By Kevin Williams
So, this is a topic that comes up from time to time and the answer is always evolving and changing. Cindy yesterday emailed me and asked:
“I just have a question. I understand the Amish do not like pictures taken of them or their family. Do you ask them if you can take photos or just take them from afar? It seems confusing if you study the Amish but yet take pictures of them for the Internet?”
Yesterday, I posted some photos of some Amish kids walking home from school. 20 years ago I probably wouldn’t have taken that photo. Yesterday, I didn’t really think twice. What has changed? A lot.
First of all, even now there are plenty of peaceful, poignant Amish scenes that I don’t take photos of out of respect and privacy. Twenty five years ago there was basically one blanket rule as a journalist when writing about the Amish: don’t take their photos. Ever.
But the Amish have changed. The New New Order Amish and the New Order Amish Fellowship have increasingly accepted and even embraced photography. Even the Old Order Amish will sometimes take photos of themselves or their children as a keepsake. Yes, plenty of the more conservative Amish still want nothing to do with a camera. But now cameras are everywhere among the non-Amish and even the Amish themselves frequently have cell phones with cameras in them.
I wish I could give a one-sized fits all answer here, but I can’t. For me, whether I take a photo or not simply depends on the circumstances and I have to make a split second judgment. In the case of the photo of school children walking home….I didn’t disclose to readers exactly where it was. Highland County, Oho has dozens of Amish schools. There’s no way you could identify the kids walking and they are on a public road.
To me the where the photo is taken is almost as important as anything else. If it’s in a public setting, it’s different. There was a public produce auction I attended recently where an Amish auctioneer was running the bidding. With hundreds of customers going in and out each week, the Amish auctioneer standing up at the podium in front of everyone, there’s just absolutely no way the Amish man could expect to not be photographed. If I am standing on a public road and there’s an Amish farmer out in his field and I can take his photo and there’s no way anyone could identify him, I’m okay with taking the photo.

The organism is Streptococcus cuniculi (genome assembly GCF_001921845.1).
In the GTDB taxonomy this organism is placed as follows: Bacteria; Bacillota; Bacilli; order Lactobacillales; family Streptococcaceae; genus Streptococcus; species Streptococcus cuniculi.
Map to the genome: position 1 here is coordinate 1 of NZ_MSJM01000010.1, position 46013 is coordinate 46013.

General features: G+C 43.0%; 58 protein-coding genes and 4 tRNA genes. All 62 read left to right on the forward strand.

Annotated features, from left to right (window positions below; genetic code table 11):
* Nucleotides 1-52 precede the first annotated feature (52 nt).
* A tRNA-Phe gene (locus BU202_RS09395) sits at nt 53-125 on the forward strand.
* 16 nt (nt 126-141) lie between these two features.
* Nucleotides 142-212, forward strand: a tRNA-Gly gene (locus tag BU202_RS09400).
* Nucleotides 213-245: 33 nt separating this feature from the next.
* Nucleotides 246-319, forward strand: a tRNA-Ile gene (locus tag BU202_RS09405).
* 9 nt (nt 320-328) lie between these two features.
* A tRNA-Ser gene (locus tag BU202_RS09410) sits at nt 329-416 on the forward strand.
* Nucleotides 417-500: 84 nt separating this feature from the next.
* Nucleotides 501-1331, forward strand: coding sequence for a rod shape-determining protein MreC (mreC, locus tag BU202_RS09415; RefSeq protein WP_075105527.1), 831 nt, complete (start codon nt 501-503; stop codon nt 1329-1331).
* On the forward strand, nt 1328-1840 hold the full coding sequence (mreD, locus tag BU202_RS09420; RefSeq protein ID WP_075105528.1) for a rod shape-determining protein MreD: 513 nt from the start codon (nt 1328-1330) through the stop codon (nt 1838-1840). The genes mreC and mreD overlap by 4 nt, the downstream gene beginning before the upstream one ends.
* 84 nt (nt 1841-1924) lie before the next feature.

Someone’s home seems, to me, to be a completely different issue. I ALWAYS ask permission before I take photos of anything. And if I know that I am in a particularly conservative Amish community I am far more judicious with my camera usage. For me, there are just so many factors that go into whether to take a photo or not. My advice to others who are traveling in Amish country, want to take photos, and may not know all of the nuances and ins and outs….I still say, when in doubt, don’t photograph. Always ask and if you are in a very conservative community (Berne, Indiana or a Swartzentruber community) just don’t take photos period. In a public place, be discreet about taking photos out of politeness. No one wants to feel as if they are on exhibit.
Some may disagree with my thoughts and that is fine, I’d love to hear different opinons on this!